If you’re like me, you’ve known about ASI for many years. You know the organization is made up of business people–its formal name being Adventist-laymen’s Services and Industries–but you don’t know much beyond that. Well, it’s time we learned more because this group is on the go. They’re dynamic and confirmed in their desire to see Jesus coming soon.

The ASI Mid-America convention took place at the Denver Ramada Plaza Hotel in Broomfield from Thursday evening, April 21 through Sunday, April 24, starting with a keynote presentation by Steve Dickman, ASI national president.

Barbara Taylor, Mid-America ASI president, said, “Steve Dickman’s message encouraged faithfulness in sharing the light with urgency so that no one will say, ‘Why didn’t you tell me?’”

A handful of about 50 early attendees swelled to around 400 for Sabbath services. The family feel was evident when a children’s choir from the Franktown church performed during the Sabbath morning service and three young siblings from the Graybill family sang during the afternoon and evening seminars.

In his morning Sabbath school presentation, Gary Thurber, president of the Mid-America Union Conference, spoke of the “ASI family,” re-emphasizing our connectedness in Christ.

During the break for lunch, groups gathered in a central courtyard around tables where they were served lunch, while others occupied individual rooms for large family groups who brought their own picnics.

Ministering in Mid-America and beyond

The exhibit room opened after lunch for visitors to peruse the varied booths and discover the multitude of ministries operating in the territories of the Rocky Mountain Conference and beyond. Inspiration for service was plentiful. Among the displays were Feed My Lambs, Peru Projects, Binding Broken Hearts, Inc. and more.

Phillip Rego’s life changed entirely in 2008 after seeing first-hand the despair in the faces of Haiti’s people after four storms hit the island that year. Imprinted on his mind was the vision of people mixing mud, water and oil to make mud cakes to eat. “Walking away was not an option,” Phillip stated. As founder of Feed My Lambs Ministry (FMLM), he’s attempting to bring relief to the on-going plight of the Haitian people. Since 2008, the organization has invested in a health center, an academy and a water purification system.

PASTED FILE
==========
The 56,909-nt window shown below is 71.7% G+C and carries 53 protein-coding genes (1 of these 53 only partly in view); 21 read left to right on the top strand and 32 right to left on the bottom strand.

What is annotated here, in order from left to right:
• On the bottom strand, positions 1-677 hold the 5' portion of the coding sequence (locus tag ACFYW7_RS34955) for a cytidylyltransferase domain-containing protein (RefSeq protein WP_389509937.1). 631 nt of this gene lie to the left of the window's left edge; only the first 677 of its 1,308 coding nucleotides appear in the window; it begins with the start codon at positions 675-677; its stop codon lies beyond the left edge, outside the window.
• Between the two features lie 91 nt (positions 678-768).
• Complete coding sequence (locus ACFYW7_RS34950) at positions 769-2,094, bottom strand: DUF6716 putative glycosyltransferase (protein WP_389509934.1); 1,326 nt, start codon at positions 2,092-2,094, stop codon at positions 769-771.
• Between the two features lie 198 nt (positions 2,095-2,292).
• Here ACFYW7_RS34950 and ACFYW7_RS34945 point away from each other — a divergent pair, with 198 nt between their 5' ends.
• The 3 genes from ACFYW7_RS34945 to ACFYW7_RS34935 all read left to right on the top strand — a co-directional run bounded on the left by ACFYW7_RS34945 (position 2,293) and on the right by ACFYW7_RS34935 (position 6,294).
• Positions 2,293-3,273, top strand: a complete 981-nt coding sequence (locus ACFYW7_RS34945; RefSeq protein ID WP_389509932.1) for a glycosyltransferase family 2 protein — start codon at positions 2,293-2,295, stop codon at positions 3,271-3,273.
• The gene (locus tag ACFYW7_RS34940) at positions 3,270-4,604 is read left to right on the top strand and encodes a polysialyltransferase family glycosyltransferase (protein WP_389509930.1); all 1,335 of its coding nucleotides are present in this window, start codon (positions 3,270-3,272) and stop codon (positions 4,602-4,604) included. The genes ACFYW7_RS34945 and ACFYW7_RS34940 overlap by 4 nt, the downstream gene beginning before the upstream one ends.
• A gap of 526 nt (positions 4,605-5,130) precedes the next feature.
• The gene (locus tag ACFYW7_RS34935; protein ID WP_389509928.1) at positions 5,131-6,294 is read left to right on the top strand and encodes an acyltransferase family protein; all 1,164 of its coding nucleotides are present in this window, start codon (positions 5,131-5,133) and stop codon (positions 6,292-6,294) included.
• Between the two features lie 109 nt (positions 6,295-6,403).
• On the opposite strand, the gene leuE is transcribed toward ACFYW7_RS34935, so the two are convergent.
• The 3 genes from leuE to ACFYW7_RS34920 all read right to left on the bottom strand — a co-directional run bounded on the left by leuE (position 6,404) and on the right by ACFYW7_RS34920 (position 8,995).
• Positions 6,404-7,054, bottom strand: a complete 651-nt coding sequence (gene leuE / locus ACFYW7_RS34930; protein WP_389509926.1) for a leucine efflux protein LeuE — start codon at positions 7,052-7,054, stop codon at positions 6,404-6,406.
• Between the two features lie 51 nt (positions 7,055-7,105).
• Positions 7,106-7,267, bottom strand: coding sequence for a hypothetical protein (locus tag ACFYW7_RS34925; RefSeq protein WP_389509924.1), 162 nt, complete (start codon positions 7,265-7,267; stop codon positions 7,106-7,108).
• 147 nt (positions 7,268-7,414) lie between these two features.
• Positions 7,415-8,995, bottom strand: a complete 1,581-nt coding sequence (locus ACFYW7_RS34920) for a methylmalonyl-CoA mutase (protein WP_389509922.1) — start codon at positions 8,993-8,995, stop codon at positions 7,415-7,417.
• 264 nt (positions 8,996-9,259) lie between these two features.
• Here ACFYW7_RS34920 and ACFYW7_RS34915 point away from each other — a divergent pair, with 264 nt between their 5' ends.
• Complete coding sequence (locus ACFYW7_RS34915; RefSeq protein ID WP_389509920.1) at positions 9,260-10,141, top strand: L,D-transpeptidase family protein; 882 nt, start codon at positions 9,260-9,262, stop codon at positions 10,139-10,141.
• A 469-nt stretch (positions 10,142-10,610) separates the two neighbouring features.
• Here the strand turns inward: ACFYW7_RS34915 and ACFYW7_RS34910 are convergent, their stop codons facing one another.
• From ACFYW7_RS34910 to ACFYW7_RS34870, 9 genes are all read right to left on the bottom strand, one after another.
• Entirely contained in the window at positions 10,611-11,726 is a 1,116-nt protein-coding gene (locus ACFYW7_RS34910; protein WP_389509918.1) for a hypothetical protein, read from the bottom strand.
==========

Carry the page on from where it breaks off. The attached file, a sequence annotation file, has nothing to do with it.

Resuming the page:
Peru Projects, Inc. is dedicated to taking the gospel to the jungle. They run an air program that transports mission personnel and does medical evacuations, a Bible worker program that trains and deploys lay Bible workers and provides financial and logistical support as well as ministerial materials, a jungle chapel construction team for new groups of believers, and a mission group host who gives logistical support to volunteer mission groups doing evangelism, medical, dental or constructions projects.

Eden Valley’s Lifestyle Center offers help in conquering high blood pressure, heart disease, diabetes, obesity, allergies, arthritis, and other chronic diseases. Their trained staff provide support for exercise, hydrotherapy, vegan meals, massage, hyperbaric treatments. Also associated with Eden Valley is Stones Valley Foundation in India, orphanages that teach children (many of whom are not orphans) from the surrounding areas.